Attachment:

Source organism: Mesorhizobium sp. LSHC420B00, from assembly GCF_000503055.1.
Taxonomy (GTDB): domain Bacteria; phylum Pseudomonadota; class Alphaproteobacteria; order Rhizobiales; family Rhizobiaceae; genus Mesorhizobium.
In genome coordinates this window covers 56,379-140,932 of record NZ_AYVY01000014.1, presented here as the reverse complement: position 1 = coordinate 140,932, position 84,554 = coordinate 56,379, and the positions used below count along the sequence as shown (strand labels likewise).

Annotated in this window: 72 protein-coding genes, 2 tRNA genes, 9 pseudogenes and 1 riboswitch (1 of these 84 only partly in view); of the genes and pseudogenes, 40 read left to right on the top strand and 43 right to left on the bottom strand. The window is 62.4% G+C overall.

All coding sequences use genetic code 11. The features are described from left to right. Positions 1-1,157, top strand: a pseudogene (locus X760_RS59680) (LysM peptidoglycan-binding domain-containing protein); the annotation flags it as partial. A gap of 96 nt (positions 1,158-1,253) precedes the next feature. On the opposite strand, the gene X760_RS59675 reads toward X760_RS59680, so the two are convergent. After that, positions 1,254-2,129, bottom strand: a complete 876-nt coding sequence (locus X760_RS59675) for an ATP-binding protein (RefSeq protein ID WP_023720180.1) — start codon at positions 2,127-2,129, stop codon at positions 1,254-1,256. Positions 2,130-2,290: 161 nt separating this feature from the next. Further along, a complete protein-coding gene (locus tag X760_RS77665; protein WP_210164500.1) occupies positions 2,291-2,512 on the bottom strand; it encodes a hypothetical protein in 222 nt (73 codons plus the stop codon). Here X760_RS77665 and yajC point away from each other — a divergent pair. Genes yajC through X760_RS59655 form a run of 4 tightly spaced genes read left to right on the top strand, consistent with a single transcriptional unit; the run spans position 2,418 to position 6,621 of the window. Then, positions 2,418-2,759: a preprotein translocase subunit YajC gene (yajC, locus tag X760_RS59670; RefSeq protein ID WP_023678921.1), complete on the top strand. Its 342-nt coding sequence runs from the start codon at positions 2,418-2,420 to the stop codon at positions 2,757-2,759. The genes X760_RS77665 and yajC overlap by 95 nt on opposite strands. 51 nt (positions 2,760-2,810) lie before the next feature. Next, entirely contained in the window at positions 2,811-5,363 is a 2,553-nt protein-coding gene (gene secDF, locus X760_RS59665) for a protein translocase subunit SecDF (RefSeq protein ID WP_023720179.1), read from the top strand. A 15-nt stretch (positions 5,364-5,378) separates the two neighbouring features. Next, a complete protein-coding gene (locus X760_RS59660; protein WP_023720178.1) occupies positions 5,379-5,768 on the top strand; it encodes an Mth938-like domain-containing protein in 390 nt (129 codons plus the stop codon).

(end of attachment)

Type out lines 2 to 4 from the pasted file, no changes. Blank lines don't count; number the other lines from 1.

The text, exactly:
Taxonomy (GTDB): domain Bacteria; phylum Pseudomonadota; class Alphaproteobacteria; order Rhizobiales; family Rhizobiaceae; genus Mesorhizobium.
In genome coordinates this window covers 56,379-140,932 of record NZ_AYVY01000014.1, presented here as the reverse complement: position 1 = coordinate 140,932, position 84,554 = coordinate 56,379, and the positions used below count along the sequence as shown (strand labels likewise).

Annotated in this window: 72 protein-coding genes, 2 tRNA genes, 9 pseudogenes and 1 riboswitch (1 of these 84 only partly in view); of the genes and pseudogenes, 40 read left to right on the top strand and 43 right to left on the bottom strand. The window is 62.4% G+C overall.